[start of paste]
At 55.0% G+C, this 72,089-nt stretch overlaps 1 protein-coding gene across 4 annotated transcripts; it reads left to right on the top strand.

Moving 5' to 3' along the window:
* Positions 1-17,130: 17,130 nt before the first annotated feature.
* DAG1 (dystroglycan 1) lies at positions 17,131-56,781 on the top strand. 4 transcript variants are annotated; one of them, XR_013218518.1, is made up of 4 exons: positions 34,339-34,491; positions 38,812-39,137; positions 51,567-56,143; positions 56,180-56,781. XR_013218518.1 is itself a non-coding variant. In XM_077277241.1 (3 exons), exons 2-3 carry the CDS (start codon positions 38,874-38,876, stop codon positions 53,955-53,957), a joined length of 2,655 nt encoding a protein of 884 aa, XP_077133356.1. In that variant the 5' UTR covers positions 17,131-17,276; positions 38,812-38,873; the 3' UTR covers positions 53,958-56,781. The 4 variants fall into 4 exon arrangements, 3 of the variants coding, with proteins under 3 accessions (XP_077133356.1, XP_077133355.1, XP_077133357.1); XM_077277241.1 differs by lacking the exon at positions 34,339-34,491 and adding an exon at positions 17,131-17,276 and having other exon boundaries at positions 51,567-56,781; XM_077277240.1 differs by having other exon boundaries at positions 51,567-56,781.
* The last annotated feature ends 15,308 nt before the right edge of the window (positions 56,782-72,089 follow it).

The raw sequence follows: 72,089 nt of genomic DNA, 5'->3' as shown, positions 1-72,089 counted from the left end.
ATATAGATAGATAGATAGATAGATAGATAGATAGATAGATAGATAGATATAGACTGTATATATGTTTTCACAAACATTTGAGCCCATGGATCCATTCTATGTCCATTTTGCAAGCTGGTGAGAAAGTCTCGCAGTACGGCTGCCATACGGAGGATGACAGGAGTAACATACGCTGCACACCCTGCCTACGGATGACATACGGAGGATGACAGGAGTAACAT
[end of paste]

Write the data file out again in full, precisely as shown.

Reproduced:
At 55.0% G+C, this 72,089-nt stretch overlaps 1 protein-coding gene across 4 annotated transcripts; it reads left to right on the top strand.

Moving 5' to 3' along the window:
* Positions 1-17,130: 17,130 nt before the first annotated feature.
* DAG1 (dystroglycan 1) lies at positions 17,131-56,781 on the top strand. 4 transcript variants are annotated; one of them, XR_013218518.1, is made up of 4 exons: positions 34,339-34,491; positions 38,812-39,137; positions 51,567-56,143; positions 56,180-56,781. XR_013218518.1 is itself a non-coding variant. In XM_077277241.1 (3 exons), exons 2-3 carry the CDS (start codon positions 38,874-38,876, stop codon positions 53,955-53,957), a joined length of 2,655 nt encoding a protein of 884 aa, XP_077133356.1. In that variant the 5' UTR covers positions 17,131-17,276; positions 38,812-38,873; the 3' UTR covers positions 53,958-56,781. The 4 variants fall into 4 exon arrangements, 3 of the variants coding, with proteins under 3 accessions (XP_077133356.1, XP_077133355.1, XP_077133357.1); XM_077277241.1 differs by lacking the exon at positions 34,339-34,491 and adding an exon at positions 17,131-17,276 and having other exon boundaries at positions 51,567-56,781; XM_077277240.1 differs by having other exon boundaries at positions 51,567-56,781.
* The last annotated feature ends 15,308 nt before the right edge of the window (positions 56,782-72,089 follow it).

The raw sequence follows: 72,089 nt of genomic DNA, 5'->3' as shown, positions 1-72,089 counted from the left end.
ATATAGATAGATAGATAGATAGATAGATAGATAGATAGATAGATAGATATAGACTGTATATATGTTTTCACAAACATTTGAGCCCATGGATCCATTCTATGTCCATTTTGCAAGCTGGTGAGAAAGTCTCGCAGTACGGCTGCCATACGGAGGATGACAGGAGTAACATACGCTGCACACCCTGCCTACGGATGACATACGGAGGATGACAGGAGTAACAT